Two cross-sectional studies and two panel studies were conducted in the area of Schwarzenburg, Switzerland. In each cross-sectional study, about 400 adults living in different distances to the transmitter were asked about somatic and psycho-vegetative symptoms including sleep disturbances. In the panel studies, melatonin excretion of 65 and 54 persons was measured and sleep quality was assessed by a diary to compare the period before and after shut-down of the transmitter.
|Reference group 1||zone C: 3000 - 5000 m from the transmitter, 1 - 2 mA/m, median 1 mA/m: unexposed|
|Group 2||zone A: up to 900 m from the transmitter, 14 - 41 mA/m, median 28 mA/m: exposed|
|Group 3||zone C: 900 - 1500 m from the transmitter, 3 - 37 mA/m, median 21mA/m: exposed|
|Group 4||zone R: Rueggisberg, ≤ 10 mA/m: exposed|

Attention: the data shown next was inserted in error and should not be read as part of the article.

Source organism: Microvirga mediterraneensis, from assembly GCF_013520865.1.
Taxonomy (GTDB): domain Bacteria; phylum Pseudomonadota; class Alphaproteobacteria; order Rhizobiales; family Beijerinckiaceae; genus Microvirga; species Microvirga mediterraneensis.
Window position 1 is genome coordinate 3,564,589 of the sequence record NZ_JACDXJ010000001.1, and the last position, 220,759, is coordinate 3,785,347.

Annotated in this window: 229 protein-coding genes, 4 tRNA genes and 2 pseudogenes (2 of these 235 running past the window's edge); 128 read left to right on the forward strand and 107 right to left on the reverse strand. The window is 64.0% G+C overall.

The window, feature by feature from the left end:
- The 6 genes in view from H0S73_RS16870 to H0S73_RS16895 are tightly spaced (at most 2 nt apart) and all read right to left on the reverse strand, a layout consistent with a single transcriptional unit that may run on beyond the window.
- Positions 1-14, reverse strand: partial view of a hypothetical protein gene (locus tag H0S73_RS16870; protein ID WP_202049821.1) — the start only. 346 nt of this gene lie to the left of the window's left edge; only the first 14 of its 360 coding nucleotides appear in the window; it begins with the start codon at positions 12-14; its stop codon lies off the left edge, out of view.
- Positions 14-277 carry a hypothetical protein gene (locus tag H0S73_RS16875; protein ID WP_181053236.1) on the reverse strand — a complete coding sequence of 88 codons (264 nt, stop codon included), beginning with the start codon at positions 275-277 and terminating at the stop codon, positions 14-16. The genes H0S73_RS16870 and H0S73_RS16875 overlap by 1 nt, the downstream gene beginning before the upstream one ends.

The prevalence of difficulties of falling asleep and maintaining sleep increased with increasing radiofrequency electromagnetic field exposure in both cross-sectional studies. Sleep quality improved after transmitter shut-down. No chronic change of melatonin excretion was observed.
The authors concluded that the results of the studies give strong evidence of a causal relationship between the operation of a short-wave broadcast transmitter and sleep disturbances in the surrounding population, but there is insufficient evidence to distinguish between a biological and psychological effect.